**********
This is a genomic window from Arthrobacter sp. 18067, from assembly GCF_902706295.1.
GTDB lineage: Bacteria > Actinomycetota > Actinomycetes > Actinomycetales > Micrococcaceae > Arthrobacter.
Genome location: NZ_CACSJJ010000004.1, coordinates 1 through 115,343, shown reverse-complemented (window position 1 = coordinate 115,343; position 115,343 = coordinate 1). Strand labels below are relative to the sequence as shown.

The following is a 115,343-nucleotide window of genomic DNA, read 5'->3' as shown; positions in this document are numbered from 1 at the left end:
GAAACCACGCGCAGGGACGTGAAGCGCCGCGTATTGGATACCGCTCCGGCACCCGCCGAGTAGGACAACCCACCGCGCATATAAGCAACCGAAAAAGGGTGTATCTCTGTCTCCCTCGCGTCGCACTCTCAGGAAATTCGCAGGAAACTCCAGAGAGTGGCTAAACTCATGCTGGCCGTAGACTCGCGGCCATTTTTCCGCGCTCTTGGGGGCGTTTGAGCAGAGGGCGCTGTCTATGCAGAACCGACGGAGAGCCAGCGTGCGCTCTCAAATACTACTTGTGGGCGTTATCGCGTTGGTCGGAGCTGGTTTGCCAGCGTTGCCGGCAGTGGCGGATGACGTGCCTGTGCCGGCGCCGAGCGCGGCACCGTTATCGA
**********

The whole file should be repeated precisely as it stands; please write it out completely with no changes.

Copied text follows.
This is a genomic window from Arthrobacter sp. 18067, from assembly GCF_902706295.1.
GTDB lineage: Bacteria > Actinomycetota > Actinomycetes > Actinomycetales > Micrococcaceae > Arthrobacter.
Genome location: NZ_CACSJJ010000004.1, coordinates 1 through 115,343, shown reverse-complemented (window position 1 = coordinate 115,343; position 115,343 = coordinate 1). Strand labels below are relative to the sequence as shown.

The following is a 115,343-nucleotide window of genomic DNA, read 5'->3' as shown; positions in this document are numbered from 1 at the left end:
GAAACCACGCGCAGGGACGTGAAGCGCCGCGTATTGGATACCGCTCCGGCACCCGCCGAGTAGGACAACCCACCGCGCATATAAGCAACCGAAAAAGGGTGTATCTCTGTCTCCCTCGCGTCGCACTCTCAGGAAATTCGCAGGAAACTCCAGAGAGTGGCTAAACTCATGCTGGCCGTAGACTCGCGGCCATTTTTCCGCGCTCTTGGGGGCGTTTGAGCAGAGGGCGCTGTCTATGCAGAACCGACGGAGAGCCAGCGTGCGCTCTCAAATACTACTTGTGGGCGTTATCGCGTTGGTCGGAGCTGGTTTGCCAGCGTTGCCGGCAGTGGCGGATGACGTGCCTGTGCCGGCGCCGAGCGCGGCACCGTTATCGA